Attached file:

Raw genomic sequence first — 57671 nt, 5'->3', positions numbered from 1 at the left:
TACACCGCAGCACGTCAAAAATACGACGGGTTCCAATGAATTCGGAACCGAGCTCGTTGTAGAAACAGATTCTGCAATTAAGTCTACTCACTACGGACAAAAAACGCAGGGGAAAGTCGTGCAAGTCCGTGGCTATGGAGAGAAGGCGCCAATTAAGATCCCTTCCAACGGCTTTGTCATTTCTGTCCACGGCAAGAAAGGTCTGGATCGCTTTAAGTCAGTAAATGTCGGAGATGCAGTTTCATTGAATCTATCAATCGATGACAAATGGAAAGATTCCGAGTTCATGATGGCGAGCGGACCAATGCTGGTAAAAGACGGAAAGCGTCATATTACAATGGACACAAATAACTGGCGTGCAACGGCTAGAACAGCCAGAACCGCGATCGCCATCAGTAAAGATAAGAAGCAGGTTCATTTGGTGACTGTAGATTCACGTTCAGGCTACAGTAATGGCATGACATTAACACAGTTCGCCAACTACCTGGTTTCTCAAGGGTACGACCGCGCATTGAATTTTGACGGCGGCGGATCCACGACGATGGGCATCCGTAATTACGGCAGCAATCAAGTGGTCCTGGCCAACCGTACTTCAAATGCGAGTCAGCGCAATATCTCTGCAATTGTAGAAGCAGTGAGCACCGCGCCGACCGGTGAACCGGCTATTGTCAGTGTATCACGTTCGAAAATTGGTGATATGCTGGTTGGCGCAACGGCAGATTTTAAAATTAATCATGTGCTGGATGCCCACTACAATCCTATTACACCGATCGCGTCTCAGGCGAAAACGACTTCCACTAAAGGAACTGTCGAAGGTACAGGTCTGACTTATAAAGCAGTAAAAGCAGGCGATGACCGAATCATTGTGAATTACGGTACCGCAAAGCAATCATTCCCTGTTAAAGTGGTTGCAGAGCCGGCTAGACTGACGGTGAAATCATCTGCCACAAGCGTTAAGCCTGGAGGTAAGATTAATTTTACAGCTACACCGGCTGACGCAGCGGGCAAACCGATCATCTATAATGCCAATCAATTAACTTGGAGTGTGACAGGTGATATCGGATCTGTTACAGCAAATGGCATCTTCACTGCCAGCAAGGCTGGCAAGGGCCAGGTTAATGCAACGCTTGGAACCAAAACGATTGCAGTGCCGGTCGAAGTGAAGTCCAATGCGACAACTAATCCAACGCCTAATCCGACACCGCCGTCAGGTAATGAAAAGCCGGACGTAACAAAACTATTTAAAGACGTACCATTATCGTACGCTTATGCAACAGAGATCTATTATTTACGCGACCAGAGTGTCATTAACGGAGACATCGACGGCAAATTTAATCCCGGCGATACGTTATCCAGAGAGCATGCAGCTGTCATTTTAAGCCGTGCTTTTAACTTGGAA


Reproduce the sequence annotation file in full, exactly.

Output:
Raw genomic sequence first — 57671 nt, 5'->3', positions numbered from 1 at the left:
TACACCGCAGCACGTCAAAAATACGACGGGTTCCAATGAATTCGGAACCGAGCTCGTTGTAGAAACAGATTCTGCAATTAAGTCTACTCACTACGGACAAAAAACGCAGGGGAAAGTCGTGCAAGTCCGTGGCTATGGAGAGAAGGCGCCAATTAAGATCCCTTCCAACGGCTTTGTCATTTCTGTCCACGGCAAGAAAGGTCTGGATCGCTTTAAGTCAGTAAATGTCGGAGATGCAGTTTCATTGAATCTATCAATCGATGACAAATGGAAAGATTCCGAGTTCATGATGGCGAGCGGACCAATGCTGGTAAAAGACGGAAAGCGTCATATTACAATGGACACAAATAACTGGCGTGCAACGGCTAGAACAGCCAGAACCGCGATCGCCATCAGTAAAGATAAGAAGCAGGTTCATTTGGTGACTGTAGATTCACGTTCAGGCTACAGTAATGGCATGACATTAACACAGTTCGCCAACTACCTGGTTTCTCAAGGGTACGACCGCGCATTGAATTTTGACGGCGGCGGATCCACGACGATGGGCATCCGTAATTACGGCAGCAATCAAGTGGTCCTGGCCAACCGTACTTCAAATGCGAGTCAGCGCAATATCTCTGCAATTGTAGAAGCAGTGAGCACCGCGCCGACCGGTGAACCGGCTATTGTCAGTGTATCACGTTCGAAAATTGGTGATATGCTGGTTGGCGCAACGGCAGATTTTAAAATTAATCATGTGCTGGATGCCCACTACAATCCTATTACACCGATCGCGTCTCAGGCGAAAACGACTTCCACTAAAGGAACTGTCGAAGGTACAGGTCTGACTTATAAAGCAGTAAAAGCAGGCGATGACCGAATCATTGTGAATTACGGTACCGCAAAGCAATCATTCCCTGTTAAAGTGGTTGCAGAGCCGGCTAGACTGACGGTGAAATCATCTGCCACAAGCGTTAAGCCTGGAGGTAAGATTAATTTTACAGCTACACCGGCTGACGCAGCGGGCAAACCGATCATCTATAATGCCAATCAATTAACTTGGAGTGTGACAGGTGATATCGGATCTGTTACAGCAAATGGCATCTTCACTGCCAGCAAGGCTGGCAAGGGCCAGGTTAATGCAACGCTTGGAACCAAAACGATTGCAGTGCCGGTCGAAGTGAAGTCCAATGCGACAACTAATCCAACGCCTAATCCGACACCGCCGTCAGGTAATGAAAAGCCGGACGTAACAAAACTATTTAAAGACGTACCATTATCGTACGCTTATGCAACAGAGATCTATTATTTACGCGACCAGAGTGTCATTAACGGAGACATCGACGGCAAATTTAATCCCGGCGATACGTTATCCAGAGAGCATGCAGCTGTCATTTTAAGCCGTGCTTTTAACTTGGAA